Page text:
The First Helicopter Boys, The Early Days Of Helicopter Operations: The Malayan Emergency 1947-1960

One of the mysteries of the Cold War is why the Americans in Vietnam ignored the pioneering tactics earlier employed successfully by the British in securing victory against Communist aggression. The author has followed the pioneering tactics in relation to exploiting the potential of VTOL aircraft in counter-insurgency actions – Very Highly Recommended

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NAME: The First Helicopter Boys, The Early Days Of Helicopter Operations: The 
Malayan Emergency 1947-1960
FILE: R2975
AUTHOR: David Taylor
PUBLISHER: Pen and Sword, Air World
BINDING: hard back
PAGES: 315
PRICE: £25.00
GENRE: Non Fiction
SUBJECT: WWII, World War II, World War 2, Second World War, 
Cold War, technology, VTOL, helicopters, rotary wing aircraft Cierva, British 
rotary wing development, US rotary wing development, Sikorski, S-55, Westland 
Whirlwind, counter-insurgency, Communist expansion, subversion, troop transport

ISBN: 1-52675-413-4

IMAGE: B2975.jpg
BUYNOW: tinyurl.com/y3bble8l
LINKS:  
DESCRIPTION: One of the mysteries of the Cold War is why the Americans in 
Vietnam ignored the pioneering tactics earlier employed successfully by the British 
in securing victory against Communist aggression. The author has followed the 
pioneering tactics in relation to exploiting the potential of VTOL aircraft in 
counter-insurgency actions –  Very Highly Recommended

The British were already well on the road to developing viable rotary wing VTOL 
aircraft before WWII and made the first use of this technology at the start of WWII. 
The Spanish engineer Cierva had provided the RAF with autogyros before WWII 
and they had been also tested by Fleet Air Arm pilots for the Royal Navy. Sadly, 
Cierva's death in a airliner crash retarded the development work, he had already 
started, on true helicopters, while the pressures and priorities of WWII meant that 
work was conducted very slowly during WWII. The US however was free to forge 
ahead and Sikorski produced the first viable helicopters, leading to the R4 that was 
supplied to Britain and used under the name 'Hoverfly' experimentally during WWII, 
including the first recorded medivac of a wounded Chindit from behind Japanese lines.

The differences between the autogyro and the helicopter are often misunderstood 
because of the dominance of the helicopter in rotary wing operations. 

The autogyro flies always in autorotation of it rotary wing. This rotation is produced 
by driving the aircraft forward with an engine turning a propeller, pusher of tractor, 
in much the same way a fixed wing aircraft. The autogyro therefore takes off and 
lands much as a STOL, Short Take Off & Landing, 'bush' aircraft with a very short 
take off run and a near vertical landing, using unprepared or prepared airfields. If 
the pilot points into a head wind and starts the rotation of the blades with a power 
take-off, the autogyro is able to achieve close to true vertical take off or 'jump start'.

In contrast, the helicopter applies power to the rotary wing and is able to take off 
vertically and then achieve forward flight by tilting the rotor disc. Climbing is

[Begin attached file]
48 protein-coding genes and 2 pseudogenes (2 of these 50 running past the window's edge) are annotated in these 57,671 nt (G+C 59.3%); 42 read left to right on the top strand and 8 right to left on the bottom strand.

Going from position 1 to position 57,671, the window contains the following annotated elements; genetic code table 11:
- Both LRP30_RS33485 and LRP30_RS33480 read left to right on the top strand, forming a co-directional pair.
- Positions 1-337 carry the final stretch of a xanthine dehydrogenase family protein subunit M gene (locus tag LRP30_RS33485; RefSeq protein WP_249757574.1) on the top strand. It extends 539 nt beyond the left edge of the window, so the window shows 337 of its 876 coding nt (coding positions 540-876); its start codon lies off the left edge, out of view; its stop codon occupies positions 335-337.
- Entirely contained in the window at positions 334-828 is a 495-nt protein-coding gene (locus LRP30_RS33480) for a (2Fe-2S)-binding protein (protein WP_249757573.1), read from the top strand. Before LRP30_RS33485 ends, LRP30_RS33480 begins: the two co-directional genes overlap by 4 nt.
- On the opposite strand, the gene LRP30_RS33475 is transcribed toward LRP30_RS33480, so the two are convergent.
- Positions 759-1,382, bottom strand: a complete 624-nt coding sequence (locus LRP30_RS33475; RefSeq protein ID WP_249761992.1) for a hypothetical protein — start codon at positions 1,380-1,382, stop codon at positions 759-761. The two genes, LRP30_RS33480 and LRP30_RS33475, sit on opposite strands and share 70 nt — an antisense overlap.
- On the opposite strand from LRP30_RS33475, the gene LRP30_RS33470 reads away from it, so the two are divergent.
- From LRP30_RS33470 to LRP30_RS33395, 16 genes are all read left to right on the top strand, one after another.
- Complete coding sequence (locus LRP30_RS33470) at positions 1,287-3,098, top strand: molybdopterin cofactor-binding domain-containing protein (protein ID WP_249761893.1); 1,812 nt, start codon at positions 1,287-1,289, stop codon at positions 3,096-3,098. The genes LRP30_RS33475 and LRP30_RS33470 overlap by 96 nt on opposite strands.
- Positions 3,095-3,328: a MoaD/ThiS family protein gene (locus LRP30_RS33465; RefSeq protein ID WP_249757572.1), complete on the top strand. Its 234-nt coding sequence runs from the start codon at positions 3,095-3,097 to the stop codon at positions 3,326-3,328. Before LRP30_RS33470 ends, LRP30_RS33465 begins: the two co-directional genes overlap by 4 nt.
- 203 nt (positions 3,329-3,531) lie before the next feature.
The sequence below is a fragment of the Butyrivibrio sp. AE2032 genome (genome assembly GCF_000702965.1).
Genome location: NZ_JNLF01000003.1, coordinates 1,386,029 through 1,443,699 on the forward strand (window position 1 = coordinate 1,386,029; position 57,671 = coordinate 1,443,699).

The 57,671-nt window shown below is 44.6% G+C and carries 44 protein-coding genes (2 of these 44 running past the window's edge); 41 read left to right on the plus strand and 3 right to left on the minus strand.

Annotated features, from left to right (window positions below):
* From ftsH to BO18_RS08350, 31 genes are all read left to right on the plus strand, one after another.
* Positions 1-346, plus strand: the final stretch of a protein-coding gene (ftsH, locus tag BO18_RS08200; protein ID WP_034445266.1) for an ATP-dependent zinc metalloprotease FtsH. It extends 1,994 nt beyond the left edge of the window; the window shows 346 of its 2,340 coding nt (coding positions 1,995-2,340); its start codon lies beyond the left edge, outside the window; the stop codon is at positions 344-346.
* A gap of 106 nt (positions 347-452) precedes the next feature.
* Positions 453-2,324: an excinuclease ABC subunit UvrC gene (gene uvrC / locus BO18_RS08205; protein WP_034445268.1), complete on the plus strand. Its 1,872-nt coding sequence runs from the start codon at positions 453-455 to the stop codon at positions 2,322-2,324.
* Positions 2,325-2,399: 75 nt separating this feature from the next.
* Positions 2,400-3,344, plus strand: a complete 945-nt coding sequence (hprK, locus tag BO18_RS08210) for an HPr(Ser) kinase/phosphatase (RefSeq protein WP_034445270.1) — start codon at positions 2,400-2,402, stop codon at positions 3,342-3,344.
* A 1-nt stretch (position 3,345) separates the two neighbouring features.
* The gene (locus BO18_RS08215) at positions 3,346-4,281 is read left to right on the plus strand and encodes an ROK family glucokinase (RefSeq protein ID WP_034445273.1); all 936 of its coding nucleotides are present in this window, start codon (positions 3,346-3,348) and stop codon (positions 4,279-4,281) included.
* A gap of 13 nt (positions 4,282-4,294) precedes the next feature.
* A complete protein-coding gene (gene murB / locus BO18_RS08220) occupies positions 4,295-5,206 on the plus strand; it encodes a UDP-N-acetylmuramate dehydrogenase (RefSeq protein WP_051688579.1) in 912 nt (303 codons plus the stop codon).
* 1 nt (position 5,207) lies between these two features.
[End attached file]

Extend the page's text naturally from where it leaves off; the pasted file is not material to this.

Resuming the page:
achieved by increasing the angle of attack of the blades and increasing power.  With 
a single rotor, a helicopter is twisted by centrifugal force around the axis of the rotor 
and direction is controlled by powering a small tail rotor. If the engine fails, the pilot 
has to attempt to bring the aircraft into autorotation and, at this stage, it becomes an 
autogyro.

The effectiveness of the helicopter made it rapidly the dominant rotary wing 
technology. However, the autogyro is inherently safer. In fact it can be claimed as the 
safest aircraft every built. Unlike fixed wing and helicopter machines, the autogyro is 
not dependent on the engine. It is the only aircraft that can take off safely without 
warming the engine up. Being always in autorotation it will float down to the ground 
like a sycamore seed from any height. A helicopter requires sufficient height, in the 
event of engine failure, to keep the rotor turning fast enough to enter autorotation. 
Engine failure below this height is likely to result in catastrophic impact with the 
ground.  Equally, with a fixed wing aircraft, height is required to begin safe gliding. 
If power fails during take off or landing a catastrophic impact with the ground is 
likely because the aircraft will stall and become uncontrollable.

What the British realized very quickly in Malaya was that they had to protect the 
population from Communist insurgents, identify the location of insurgents and 
deliver adequate numbers of troops to bring them to battle and defeat. It was seen 
that helicopters and ground attack aircraft were essential to achieving this and the 
S-55 helicopter was ideal for the troop transport. They were used to move small 
groups of British and Commonwealth troops around before the enemy could vanish. 
If troops were injured, they could be lifted out by helicopter and delivered to a 
hospital for rapid treatment. Supplies and ammunition could be delivered exactly 
where they were needed.

The author has told the tale of these pioneering operations very effectively with 
good illustration in support of the text. There are anecdotes and first hand accounts 
that make this an important aviation history. As the Malayan Emergency continued,
the first British helicopters, Bristol Sycamores, were introduced and served 
successfully alongside the US designed Sikorsky S-55. The tactics developed 
provided the lessons adopted during the Korean War. The mystery is that the US 
military ignored the lessons during the Vietnam war and lost expensively, even 
though they used huge fleets of helicopters.